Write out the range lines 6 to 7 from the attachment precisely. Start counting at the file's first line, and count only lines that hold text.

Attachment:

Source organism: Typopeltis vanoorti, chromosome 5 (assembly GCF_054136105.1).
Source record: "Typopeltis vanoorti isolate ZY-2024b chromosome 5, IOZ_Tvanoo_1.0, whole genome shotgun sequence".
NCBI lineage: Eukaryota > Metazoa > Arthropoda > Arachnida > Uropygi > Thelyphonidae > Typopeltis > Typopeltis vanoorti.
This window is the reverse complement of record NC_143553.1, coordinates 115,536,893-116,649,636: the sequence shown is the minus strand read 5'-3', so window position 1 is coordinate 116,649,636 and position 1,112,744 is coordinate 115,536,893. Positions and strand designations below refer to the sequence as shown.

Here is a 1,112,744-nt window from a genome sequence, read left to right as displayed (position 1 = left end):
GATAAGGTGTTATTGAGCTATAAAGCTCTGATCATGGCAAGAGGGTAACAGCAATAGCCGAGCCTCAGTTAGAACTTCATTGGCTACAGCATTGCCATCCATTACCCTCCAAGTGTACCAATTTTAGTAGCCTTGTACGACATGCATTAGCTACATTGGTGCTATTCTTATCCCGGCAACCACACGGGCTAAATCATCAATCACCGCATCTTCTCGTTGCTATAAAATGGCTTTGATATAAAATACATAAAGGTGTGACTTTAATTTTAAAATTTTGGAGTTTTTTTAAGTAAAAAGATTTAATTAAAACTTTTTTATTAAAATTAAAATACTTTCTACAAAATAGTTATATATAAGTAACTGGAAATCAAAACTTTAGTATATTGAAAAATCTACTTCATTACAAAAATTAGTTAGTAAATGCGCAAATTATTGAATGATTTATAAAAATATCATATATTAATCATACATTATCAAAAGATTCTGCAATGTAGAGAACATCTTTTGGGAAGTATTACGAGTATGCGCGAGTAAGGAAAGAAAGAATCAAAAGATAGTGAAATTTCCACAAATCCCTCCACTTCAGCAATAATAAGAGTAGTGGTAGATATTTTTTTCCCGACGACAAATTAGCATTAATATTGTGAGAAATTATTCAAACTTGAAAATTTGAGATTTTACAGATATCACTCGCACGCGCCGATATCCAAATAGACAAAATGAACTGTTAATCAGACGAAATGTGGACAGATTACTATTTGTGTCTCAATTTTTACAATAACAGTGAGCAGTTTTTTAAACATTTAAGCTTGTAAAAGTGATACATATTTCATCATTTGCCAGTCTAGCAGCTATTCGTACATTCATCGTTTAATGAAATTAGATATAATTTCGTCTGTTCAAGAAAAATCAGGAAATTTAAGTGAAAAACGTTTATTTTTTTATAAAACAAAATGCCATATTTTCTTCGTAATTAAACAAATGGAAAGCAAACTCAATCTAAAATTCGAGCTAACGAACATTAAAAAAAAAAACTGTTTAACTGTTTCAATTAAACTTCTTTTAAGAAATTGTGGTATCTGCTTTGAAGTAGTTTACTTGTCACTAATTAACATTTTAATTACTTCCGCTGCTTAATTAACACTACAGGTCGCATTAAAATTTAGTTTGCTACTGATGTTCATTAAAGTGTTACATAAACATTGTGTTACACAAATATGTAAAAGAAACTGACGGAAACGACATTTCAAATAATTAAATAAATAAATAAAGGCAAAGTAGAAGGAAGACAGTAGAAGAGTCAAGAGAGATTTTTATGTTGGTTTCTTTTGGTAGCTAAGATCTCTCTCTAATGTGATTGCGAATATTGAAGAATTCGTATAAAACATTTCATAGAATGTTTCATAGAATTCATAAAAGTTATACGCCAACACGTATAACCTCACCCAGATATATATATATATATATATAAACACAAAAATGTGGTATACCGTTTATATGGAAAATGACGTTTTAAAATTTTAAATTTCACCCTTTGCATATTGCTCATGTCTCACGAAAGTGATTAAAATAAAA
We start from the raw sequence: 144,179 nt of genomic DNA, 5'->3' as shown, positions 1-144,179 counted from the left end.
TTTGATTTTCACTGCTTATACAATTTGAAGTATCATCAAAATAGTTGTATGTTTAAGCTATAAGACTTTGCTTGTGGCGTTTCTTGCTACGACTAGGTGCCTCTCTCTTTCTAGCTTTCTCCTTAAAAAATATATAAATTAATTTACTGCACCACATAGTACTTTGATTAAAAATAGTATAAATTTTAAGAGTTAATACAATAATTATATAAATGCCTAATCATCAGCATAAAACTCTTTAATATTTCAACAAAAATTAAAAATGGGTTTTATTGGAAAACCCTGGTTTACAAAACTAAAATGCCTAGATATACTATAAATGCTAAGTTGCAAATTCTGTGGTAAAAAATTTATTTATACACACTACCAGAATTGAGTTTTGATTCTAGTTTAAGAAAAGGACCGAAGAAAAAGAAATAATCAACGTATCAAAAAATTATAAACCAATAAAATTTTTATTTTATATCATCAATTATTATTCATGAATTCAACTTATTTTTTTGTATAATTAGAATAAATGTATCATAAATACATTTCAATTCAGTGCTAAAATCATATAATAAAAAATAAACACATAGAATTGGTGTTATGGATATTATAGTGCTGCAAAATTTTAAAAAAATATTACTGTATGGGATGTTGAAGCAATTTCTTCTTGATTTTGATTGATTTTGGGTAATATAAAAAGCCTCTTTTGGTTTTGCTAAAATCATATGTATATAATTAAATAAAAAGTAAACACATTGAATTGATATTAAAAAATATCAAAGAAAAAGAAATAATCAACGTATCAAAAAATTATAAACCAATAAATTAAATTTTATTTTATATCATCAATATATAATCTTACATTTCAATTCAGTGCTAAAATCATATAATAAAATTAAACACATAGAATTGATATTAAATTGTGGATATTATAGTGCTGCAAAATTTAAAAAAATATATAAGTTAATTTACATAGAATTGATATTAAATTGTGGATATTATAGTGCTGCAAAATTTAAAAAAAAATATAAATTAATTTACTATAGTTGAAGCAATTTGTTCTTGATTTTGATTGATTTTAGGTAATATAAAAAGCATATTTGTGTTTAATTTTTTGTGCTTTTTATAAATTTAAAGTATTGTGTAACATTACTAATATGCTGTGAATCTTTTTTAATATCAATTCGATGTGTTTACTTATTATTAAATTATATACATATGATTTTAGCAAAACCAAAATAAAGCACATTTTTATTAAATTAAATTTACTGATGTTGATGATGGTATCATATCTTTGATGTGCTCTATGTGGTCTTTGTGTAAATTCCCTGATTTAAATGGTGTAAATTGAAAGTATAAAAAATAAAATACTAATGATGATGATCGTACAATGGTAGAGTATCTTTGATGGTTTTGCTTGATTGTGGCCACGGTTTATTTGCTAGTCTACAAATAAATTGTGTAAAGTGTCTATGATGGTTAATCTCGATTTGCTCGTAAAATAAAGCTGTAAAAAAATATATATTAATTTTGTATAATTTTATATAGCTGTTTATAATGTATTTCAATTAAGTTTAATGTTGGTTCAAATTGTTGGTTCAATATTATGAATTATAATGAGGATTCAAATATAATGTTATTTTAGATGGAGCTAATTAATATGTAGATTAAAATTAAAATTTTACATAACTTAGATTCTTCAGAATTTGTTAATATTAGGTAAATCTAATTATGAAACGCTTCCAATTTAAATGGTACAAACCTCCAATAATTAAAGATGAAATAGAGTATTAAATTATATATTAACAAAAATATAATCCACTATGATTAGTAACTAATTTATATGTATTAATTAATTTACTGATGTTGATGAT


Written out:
GATAAGGTGTTATTGAGCTATAAAGCTCTGATCATGGCAAGAGGGTAACAGCAATAGCCGAGCCTCAGTTAGAACTTCATTGGCTACAGCATTGCCATCCATTACCCTCCAAGTGTACCAATTTTAGTAGCCTTGTACGACATGCATTAGCTACATTGGTGCTATTCTTATCCCGGCAACCACACGGGCTAAATCATCAATCACCGCATCTTCTCGTTGCTATAAAATGGCTTTGATATAAAATACATAAAGGTGTGACTTTAATTTTAAAATTTTGGAGTTTTTTTAAGTAAAAAGATTTAATTAAAACTTTTTTATTAAAATTAAAATACTTTCTACAAAATAGTTATATATAAGTAACTGGAAATCAAAACTTTAGTATATTGAAAAATCTACTTCATTACAAAAATTAGTTAGTAAATGCGCAAATTATTGAATGATTTATAAAAATATCATATATTAATCATACATTATCAAAAGATTCTGCAATGTAGAGAACATCTTTTGGGAAGTATTACGAGTATGCGCGAGTAAGGAAAGAAAGAATCAAAAGATAGTGAAATTTCCACAAATCCCTCCACTTCAGCAATAATAAGAGTAGTGGTAGATATTTTTTTCCCGACGACAAATTAGCATTAATATTGTGAGAAATTATTCAAACTTGAAAATTTGAGATTTTACAGATATCACTCGCACGCGCCGATATCCAAATAGACAAAATGAACTGTTAATCAGACGAAATGTGGACAGATTACTATTTGTGTCTCAATTTTTACAATAACAGTGAGCAGTTTTTTAAACATTTAAGCTTGTAAAAGTGATACATATTTCATCATTTGCCAGTCTAGCAGCTATTCGTACATTCATCGTTTAATGAAATTAGATATAATTTCGTCTGTTCAAGAAAAATCAGGAAATTTAAGTGAAAAACGTTTATTTTTTTATAAAACAAAATGCCATATTTTCTTCGTAATTAAACAAATGGAAAGCAAACTCAATCTAAAATTCGAGCTAACGAACATTAAAAAAAAAAACTGTTTAACTGTTTCAATTAAACTTCTTTTAAGAAATTGTGGTATCTGCTTTGAAGTAGTTTACTTGTCACTAATTAACATTTTAATTACTTCCGCTGCTTAATTAACACTACAGGTCGCATTAAAATTTAGTTTGCTACTGATGTTCATTAAAGTGTTACATAAACATTGTGTTACACAAATATGTAAAAGAAACTGACGGAAACGACATTTCAAATAATTAAATAAATAAATAAAGGCAAAGTAGAAGGAAGACAGTAGAAGAGTCAAGAGAGATTTTTATGTTGGTTTCTTTTGGTAGCTAAGATCTCTCTCTAATGTGATTGCGAATATTGAAGAATTCGTATAAAACATTTCATAGAATGTTTCATAGAATTCATAAAAGTTATACGCCAACACGTATAACCTCACCCAGATATATATATATATATATATAAACACAAAAATGTGGTATACCGTTTATATGGAAAATGACGTTTTAAAATTTTAAATTTCACCCTTTGCATATTGCTCATGTCTCACGAAAGTGATTAAAATAAAA
We start from the raw sequence: 144,179 nt of genomic DNA, 5'->3' as shown, positions 1-144,179 counted from the left end.